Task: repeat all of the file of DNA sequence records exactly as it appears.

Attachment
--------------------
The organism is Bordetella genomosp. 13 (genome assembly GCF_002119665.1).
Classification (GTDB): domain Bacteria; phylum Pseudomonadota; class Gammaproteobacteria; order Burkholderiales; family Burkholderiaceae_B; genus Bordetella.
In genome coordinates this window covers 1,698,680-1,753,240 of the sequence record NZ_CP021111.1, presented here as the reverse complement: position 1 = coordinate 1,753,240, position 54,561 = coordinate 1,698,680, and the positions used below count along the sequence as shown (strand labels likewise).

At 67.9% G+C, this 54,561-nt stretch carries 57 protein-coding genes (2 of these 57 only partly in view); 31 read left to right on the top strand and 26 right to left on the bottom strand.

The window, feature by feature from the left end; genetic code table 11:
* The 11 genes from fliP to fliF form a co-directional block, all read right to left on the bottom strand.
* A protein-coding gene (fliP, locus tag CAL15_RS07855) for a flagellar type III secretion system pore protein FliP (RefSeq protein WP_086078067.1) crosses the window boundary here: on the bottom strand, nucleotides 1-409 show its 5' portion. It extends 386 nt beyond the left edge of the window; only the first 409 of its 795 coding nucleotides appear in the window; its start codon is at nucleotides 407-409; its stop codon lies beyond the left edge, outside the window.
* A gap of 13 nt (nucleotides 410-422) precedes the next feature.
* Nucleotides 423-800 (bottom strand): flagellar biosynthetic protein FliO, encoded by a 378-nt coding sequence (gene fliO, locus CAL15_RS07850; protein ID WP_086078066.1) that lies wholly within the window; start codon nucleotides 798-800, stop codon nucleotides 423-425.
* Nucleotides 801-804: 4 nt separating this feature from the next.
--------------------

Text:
The organism is Bordetella genomosp. 13 (genome assembly GCF_002119665.1).
Classification (GTDB): domain Bacteria; phylum Pseudomonadota; class Gammaproteobacteria; order Burkholderiales; family Burkholderiaceae_B; genus Bordetella.
In genome coordinates this window covers 1,698,680-1,753,240 of the sequence record NZ_CP021111.1, presented here as the reverse complement: position 1 = coordinate 1,753,240, position 54,561 = coordinate 1,698,680, and the positions used below count along the sequence as shown (strand labels likewise).

At 67.9% G+C, this 54,561-nt stretch carries 57 protein-coding genes (2 of these 57 only partly in view); 31 read left to right on the top strand and 26 right to left on the bottom strand.

The window, feature by feature from the left end; genetic code table 11:
* The 11 genes from fliP to fliF form a co-directional block, all read right to left on the bottom strand.
* A protein-coding gene (fliP, locus tag CAL15_RS07855) for a flagellar type III secretion system pore protein FliP (RefSeq protein WP_086078067.1) crosses the window boundary here: on the bottom strand, nucleotides 1-409 show its 5' portion. It extends 386 nt beyond the left edge of the window; only the first 409 of its 795 coding nucleotides appear in the window; its start codon is at nucleotides 407-409; its stop codon lies beyond the left edge, outside the window.
* A gap of 13 nt (nucleotides 410-422) precedes the next feature.
* Nucleotides 423-800 (bottom strand): flagellar biosynthetic protein FliO, encoded by a 378-nt coding sequence (gene fliO, locus CAL15_RS07850; protein ID WP_086078066.1) that lies wholly within the window; start codon nucleotides 798-800, stop codon nucleotides 423-425.
* Nucleotides 801-804: 4 nt separating this feature from the next.